Q. Some people view affirmative action as simply a quota system that sets aside jobs for minorities at the expense of more qualified white applicants.
A.
When equal opportunity and affirmative action first came about, it seemed the resounding question was, ‘Does protecting minorities actually allow for discrimination against the majority?’ I don’t know if there is a right or wrong answer to that question, but I do know that these laws were written to be clear that everyone is protected from discrimination, regardless of color. Initially, in order to make a more balanced workforce, the federal government felt that if we created these [equal opportunity] programs, maybe it would allow for more balanced opportunities in employment and education. If you really look at the context of how equal opportunity and affirmative action programs have been shaped, they have been stretched beyond their original intent. Now equal opportunity covers women, individuals with disabilities, gays and lesbians, and veterans.

Q. So affirmative action isn’t a skin color program?
A.
Absolutely not. We have to be realistic. Discrimination still exists, so I think that programs like affirmative action allow an organization to address social issues and various legal issues in order to make sure that we all have equal rights. Affirmative action can act as a means for overcoming historic and present-day discriminations. There is no quota that’s set forth. The University sets expectations for employment decisions and that’s how we monitor how well we’re doing here at Penn.

Q. What do you say to people who claim we are in a post-racial society and no longer need affirmative action programs?
A.
I say take a look around. Obviously, when the programs were created and the law was mandated, it was to assist certain groups with overcoming historical challenges. However, today we can see that African Americans have done very well in attaining education and employment, in some instances, creating new opportunities as a result of various programs. We even have a president who’s a person of color. But equal rights for all of our citizens is really the core reason for these programs. We need to focus our efforts toward equality for women, for individuals with disabilities, gays and lesbians and veterans. I think that even in the future the elasticity of this policy will broaden outside of these protected classes. I think as times have changed, we have adapted and changed with them.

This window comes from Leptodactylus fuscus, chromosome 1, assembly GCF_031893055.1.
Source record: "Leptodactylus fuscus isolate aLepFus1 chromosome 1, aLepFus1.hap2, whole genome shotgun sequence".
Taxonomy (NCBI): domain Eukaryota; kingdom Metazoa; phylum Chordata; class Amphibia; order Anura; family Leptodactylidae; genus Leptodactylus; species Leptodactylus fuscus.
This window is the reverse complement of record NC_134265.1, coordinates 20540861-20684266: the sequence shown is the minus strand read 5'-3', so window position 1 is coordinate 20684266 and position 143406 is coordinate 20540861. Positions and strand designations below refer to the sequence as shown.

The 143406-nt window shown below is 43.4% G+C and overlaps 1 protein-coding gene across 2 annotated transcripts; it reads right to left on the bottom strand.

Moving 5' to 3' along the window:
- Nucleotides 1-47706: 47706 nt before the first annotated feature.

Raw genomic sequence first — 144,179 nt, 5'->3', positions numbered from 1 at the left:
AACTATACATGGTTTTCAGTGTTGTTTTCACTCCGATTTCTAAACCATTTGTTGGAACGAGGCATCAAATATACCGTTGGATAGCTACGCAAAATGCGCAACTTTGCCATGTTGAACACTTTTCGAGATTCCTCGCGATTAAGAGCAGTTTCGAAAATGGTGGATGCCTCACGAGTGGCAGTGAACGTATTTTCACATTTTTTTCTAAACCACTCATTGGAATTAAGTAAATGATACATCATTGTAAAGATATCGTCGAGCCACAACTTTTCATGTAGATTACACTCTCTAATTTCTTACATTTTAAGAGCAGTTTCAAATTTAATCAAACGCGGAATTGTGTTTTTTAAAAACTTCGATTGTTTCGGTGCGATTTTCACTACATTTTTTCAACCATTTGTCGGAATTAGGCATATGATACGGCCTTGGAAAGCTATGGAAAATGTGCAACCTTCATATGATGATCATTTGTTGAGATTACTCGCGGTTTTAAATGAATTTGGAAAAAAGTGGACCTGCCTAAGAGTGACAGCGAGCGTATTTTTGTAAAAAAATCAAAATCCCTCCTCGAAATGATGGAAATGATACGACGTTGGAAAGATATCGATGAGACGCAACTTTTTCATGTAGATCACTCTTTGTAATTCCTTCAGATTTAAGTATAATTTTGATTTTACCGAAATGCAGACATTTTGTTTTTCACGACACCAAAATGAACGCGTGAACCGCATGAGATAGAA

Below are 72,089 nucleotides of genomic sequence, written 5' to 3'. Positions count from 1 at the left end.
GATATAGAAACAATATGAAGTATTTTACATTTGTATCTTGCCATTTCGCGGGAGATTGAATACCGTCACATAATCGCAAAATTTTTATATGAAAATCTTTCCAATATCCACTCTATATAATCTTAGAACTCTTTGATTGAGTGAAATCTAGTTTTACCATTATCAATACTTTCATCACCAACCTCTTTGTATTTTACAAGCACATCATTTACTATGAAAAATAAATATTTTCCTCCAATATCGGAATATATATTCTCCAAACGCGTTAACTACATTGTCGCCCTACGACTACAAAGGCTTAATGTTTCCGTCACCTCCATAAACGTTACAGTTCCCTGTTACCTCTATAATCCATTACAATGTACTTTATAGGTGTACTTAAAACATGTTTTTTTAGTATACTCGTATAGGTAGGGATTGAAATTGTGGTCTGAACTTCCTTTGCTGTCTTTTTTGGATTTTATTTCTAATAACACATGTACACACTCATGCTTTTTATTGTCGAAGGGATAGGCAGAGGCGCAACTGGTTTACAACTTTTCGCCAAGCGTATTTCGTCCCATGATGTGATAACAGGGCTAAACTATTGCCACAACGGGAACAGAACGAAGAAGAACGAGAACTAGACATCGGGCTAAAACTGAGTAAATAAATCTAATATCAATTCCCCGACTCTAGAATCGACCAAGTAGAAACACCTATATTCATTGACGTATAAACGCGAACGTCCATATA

Q. Why do you think affirmative action can have a negative political connotation in some circles?
A.
I think that each of us has an opportunity to look at something and determine our definition of it. If we go by the definition that the law has stated, it’s to make sure that we are treating all of our citizens the same way, pretty frankly. So through the years, absolutely, I think affirmative action and equal opportunity have been terms that have been thrown around and people have been able to come up with their own definition of those terms. Affirmative action has been one of the most prevalent efforts to ensure opportunity in regard to education and hiring. Being at Penn is a tremendous opportunity for someone to experience as a student or as an employee. We want to make sure that someone with limited opportunity in the past is given a key to open the door to the future that they ultimatley want to live in.